Windsor Perspectives: Q1 2021
As a most unusual year finally ended, we set our sights in 2021 and beyond. The last quarter of 2020 was quite a sleigh ride with investment returns rivaling anything investors have experienced during the same time period in the last 40 years. The last two months of any year are typically strong for the stock market, with an average gain of 4% over that period between 1975 to 2019. This year markets rose over 12% during the same timeframe.
These strong returns stood in dramatic contrast to an extremely worrisome year for individuals personally, as well as for many sectors of the economy. As feared during the onsite of Covid-19, the advancing winter brought a spike in Covid-19 cases and in the tragic death toll. We again express our deepest sympathies to everyone directly impacted by loss during the pandemic.
Despite the grim health environment, stock markets across the world began to anticipate an economic recovery based on the potential for Covid-19 vaccines. The stock markets cheered when these vaccines became reality and began to rollout under FDA Emergency Use Authorization to front line health care workers and top public officials. And while the economy healed over the summer and fall months with falling unemployment falling and recovering corporate profits, that process temporarily paused and even deteriorated as Covid-19 cases once again began to rise. Fortunately, the approval of additional fiscal stimulus provides a bridge to a 2021 economic recovery, allowing global stock to gold their gains.
Overall, despite the volatility, equity markets returned a very good year with the S&P 500 advancing 18.4%. The distribution of US stock returns, which were narrow and led by well-known technology companies earlier in the year, broadened out in the fourth quarter.
Percent of S&P 500 Members Above Their 200-day Moving Average
Source: JP Morgan
This somewhat narrowed the gap between value and growth styles of investing as share prices of cyclical companies in sectors like industrials and materials participated in the rally. Likewise, small cap stocks rebounded from earlier year losses and became beneficiaries of the expected early stage of an economic recovery. While this optimism is grounded in the likelihood of continued improvements next year, signs of excessive bullishness are beginning to register and need to be monitored.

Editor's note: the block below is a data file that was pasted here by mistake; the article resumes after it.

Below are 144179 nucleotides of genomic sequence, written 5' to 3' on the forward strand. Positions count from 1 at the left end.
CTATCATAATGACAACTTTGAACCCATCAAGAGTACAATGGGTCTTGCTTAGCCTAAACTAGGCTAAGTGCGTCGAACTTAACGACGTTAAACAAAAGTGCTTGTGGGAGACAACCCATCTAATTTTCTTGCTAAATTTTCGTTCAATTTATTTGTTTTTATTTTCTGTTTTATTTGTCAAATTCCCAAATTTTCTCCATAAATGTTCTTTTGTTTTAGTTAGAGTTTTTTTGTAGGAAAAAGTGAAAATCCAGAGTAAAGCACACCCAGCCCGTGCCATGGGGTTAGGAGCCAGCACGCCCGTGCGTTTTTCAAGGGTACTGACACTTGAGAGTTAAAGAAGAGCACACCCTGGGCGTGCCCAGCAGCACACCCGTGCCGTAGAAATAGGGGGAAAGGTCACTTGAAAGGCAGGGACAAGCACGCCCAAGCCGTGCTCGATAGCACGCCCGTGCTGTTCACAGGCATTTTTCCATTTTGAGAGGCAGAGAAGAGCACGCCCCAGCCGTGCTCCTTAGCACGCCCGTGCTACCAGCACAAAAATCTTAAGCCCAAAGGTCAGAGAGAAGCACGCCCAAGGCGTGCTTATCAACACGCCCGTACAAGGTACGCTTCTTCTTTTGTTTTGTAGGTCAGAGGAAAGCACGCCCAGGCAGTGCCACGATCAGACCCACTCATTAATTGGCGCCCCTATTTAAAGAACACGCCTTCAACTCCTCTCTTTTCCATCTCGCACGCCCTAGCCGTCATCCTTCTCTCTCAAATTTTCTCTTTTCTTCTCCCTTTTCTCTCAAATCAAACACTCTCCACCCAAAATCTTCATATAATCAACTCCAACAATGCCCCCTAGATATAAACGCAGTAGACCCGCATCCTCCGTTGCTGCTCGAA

Outside the US, much of the Eurozone began to fall into a double dip recession, while the Asian economies, led by China, have experienced a stronger growth rebound. As such, the MSCI All Country World Index Ex-US, which measures developed international and emerging market equities, increased 11.1%. The relatively lower valuations outside the US and rebound in economic activity helped international stocks erase their losses from earlier in the year. To close the year, Britain finalized the Brexit agreement with the Eurozone, a process that stretched on for an unexpected four-year time period, but now provides increased certainty on how trade will be conducted.
In the bond market, interest rates rose from an all-time low, as the 10-year Treasury bond yield rose from 0.66% in to 0.93% to end the year. While the overall level of interest rates remains low compared to history, an increase in rates is another sign of confidence in the economy and indicates that we are in the early phases of a recovery.
U.S. 10 Year Treasury Bond Yield (%)
Mortgage rates continue to hover near all-time lows, which has supported brisk home sales and pushed house prices higher. Combined with limited housing inventory across many markets, housing has been one of the unexpected beneficiaries in an uneven and difficult economic environment.
Looking ahead, traditional cyclical companies, many of which are represented in the value style of investing, may finally have their day in the sun after many years of being overshadowed by the largest growth stocks.
The Russell 1000 Growth Index vs The Russell 1000 Value Index
Source: Bloomberg and Fundstrat
In addition, the largest growth stocks make up a disproportionally large part of the overall US stock market as represented by the S&P 500. As the breadth of the market expands, represented by the number of stocks participating in the market rally, this extreme concentration should continue to decline and provide broader overall market performance.
The Top 5 and Top 10 Firms Make UP a Historical Amount of the Market Cap of the S&P 500
Source: JP Morgan, FactSet and Standard & Poors
On balance, we see improving opportunities for the stock market in the areas of smaller capitalization companies, value oriented cyclical and well as international equities.
These opportunities are balanced against low bond yields which will both reduce the income generated from the bond allocation of a portfolio and create a headwind if rates continue to rise in response to an improving economy.
Risks to a potential economic recovery remain as continued Covid-19 challenges lead to fears of a double dip recession, similar to what Europe is currently experiencing. In addition, valuations across markets are near historic records, which can mute the level of future stock returns. High valuations can stay lofty and the vaccine roll-out should lessen the impact of Covid-19.
This past year underscores the importance of adhering to long-term allocation targets that are aligned with your unique objectives and willingness to assume risk. We plan to continue to actively rebalance to manage risk and seek opportunity within a long-term, goals-based investment framework.
As we look forward to navigating the risks and opportunities in the year ahead, we are grateful for your continued trust and confidence in our team.